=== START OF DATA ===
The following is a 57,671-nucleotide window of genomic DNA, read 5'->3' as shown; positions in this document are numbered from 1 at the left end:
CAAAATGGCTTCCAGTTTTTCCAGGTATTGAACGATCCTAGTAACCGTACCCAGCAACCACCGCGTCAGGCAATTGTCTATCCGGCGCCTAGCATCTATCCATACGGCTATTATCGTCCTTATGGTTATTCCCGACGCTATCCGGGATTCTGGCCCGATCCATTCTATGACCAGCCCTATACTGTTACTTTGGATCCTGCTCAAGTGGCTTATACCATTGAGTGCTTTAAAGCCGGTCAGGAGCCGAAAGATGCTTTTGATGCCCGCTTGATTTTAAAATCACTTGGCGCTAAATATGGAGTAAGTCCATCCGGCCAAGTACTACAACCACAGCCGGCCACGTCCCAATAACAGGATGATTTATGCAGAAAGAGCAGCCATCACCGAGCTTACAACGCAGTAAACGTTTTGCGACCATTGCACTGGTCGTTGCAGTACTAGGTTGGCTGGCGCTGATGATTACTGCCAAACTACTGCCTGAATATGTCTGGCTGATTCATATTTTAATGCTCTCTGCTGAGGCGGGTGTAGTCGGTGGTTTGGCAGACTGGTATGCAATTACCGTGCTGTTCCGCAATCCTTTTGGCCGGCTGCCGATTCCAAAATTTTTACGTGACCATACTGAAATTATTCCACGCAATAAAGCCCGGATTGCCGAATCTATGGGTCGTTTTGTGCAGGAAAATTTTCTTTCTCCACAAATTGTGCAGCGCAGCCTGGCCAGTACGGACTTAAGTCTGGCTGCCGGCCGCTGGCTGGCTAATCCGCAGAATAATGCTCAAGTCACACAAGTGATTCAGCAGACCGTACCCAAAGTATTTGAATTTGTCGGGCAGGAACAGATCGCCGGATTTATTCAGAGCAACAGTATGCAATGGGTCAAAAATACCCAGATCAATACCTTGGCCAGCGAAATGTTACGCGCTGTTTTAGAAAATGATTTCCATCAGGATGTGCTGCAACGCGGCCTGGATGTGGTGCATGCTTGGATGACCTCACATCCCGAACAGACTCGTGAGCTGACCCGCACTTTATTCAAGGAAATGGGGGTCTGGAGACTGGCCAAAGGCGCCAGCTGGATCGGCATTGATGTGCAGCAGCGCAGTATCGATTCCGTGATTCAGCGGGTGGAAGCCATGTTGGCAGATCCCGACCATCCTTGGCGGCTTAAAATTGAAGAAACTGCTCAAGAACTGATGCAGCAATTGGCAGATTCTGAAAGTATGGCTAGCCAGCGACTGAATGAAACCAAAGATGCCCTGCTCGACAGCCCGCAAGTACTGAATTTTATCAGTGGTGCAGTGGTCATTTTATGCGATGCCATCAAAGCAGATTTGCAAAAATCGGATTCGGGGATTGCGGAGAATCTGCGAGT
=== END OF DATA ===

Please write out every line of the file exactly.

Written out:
The following is a 57,671-nucleotide window of genomic DNA, read 5'->3' as shown; positions in this document are numbered from 1 at the left end:
CAAAATGGCTTCCAGTTTTTCCAGGTATTGAACGATCCTAGTAACCGTACCCAGCAACCACCGCGTCAGGCAATTGTCTATCCGGCGCCTAGCATCTATCCATACGGCTATTATCGTCCTTATGGTTATTCCCGACGCTATCCGGGATTCTGGCCCGATCCATTCTATGACCAGCCCTATACTGTTACTTTGGATCCTGCTCAAGTGGCTTATACCATTGAGTGCTTTAAAGCCGGTCAGGAGCCGAAAGATGCTTTTGATGCCCGCTTGATTTTAAAATCACTTGGCGCTAAATATGGAGTAAGTCCATCCGGCCAAGTACTACAACCACAGCCGGCCACGTCCCAATAACAGGATGATTTATGCAGAAAGAGCAGCCATCACCGAGCTTACAACGCAGTAAACGTTTTGCGACCATTGCACTGGTCGTTGCAGTACTAGGTTGGCTGGCGCTGATGATTACTGCCAAACTACTGCCTGAATATGTCTGGCTGATTCATATTTTAATGCTCTCTGCTGAGGCGGGTGTAGTCGGTGGTTTGGCAGACTGGTATGCAATTACCGTGCTGTTCCGCAATCCTTTTGGCCGGCTGCCGATTCCAAAATTTTTACGTGACCATACTGAAATTATTCCACGCAATAAAGCCCGGATTGCCGAATCTATGGGTCGTTTTGTGCAGGAAAATTTTCTTTCTCCACAAATTGTGCAGCGCAGCCTGGCCAGTACGGACTTAAGTCTGGCTGCCGGCCGCTGGCTGGCTAATCCGCAGAATAATGCTCAAGTCACACAAGTGATTCAGCAGACCGTACCCAAAGTATTTGAATTTGTCGGGCAGGAACAGATCGCCGGATTTATTCAGAGCAACAGTATGCAATGGGTCAAAAATACCCAGATCAATACCTTGGCCAGCGAAATGTTACGCGCTGTTTTAGAAAATGATTTCCATCAGGATGTGCTGCAACGCGGCCTGGATGTGGTGCATGCTTGGATGACCTCACATCCCGAACAGACTCGTGAGCTGACCCGCACTTTATTCAAGGAAATGGGGGTCTGGAGACTGGCCAAAGGCGCCAGCTGGATCGGCATTGATGTGCAGCAGCGCAGTATCGATTCCGTGATTCAGCGGGTGGAAGCCATGTTGGCAGATCCCGACCATCCTTGGCGGCTTAAAATTGAAGAAACTGCTCAAGAACTGATGCAGCAATTGGCAGATTCTGAAAGTATGGCTAGCCAGCGACTGAATGAAACCAAAGATGCCCTGCTCGACAGCCCGCAAGTACTGAATTTTATCAGTGGTGCAGTGGTCATTTTATGCGATGCCATCAAAGCAGATTTGCAAAAATCGGATTCGGGGATTGCGGAGAATCTGCGAGT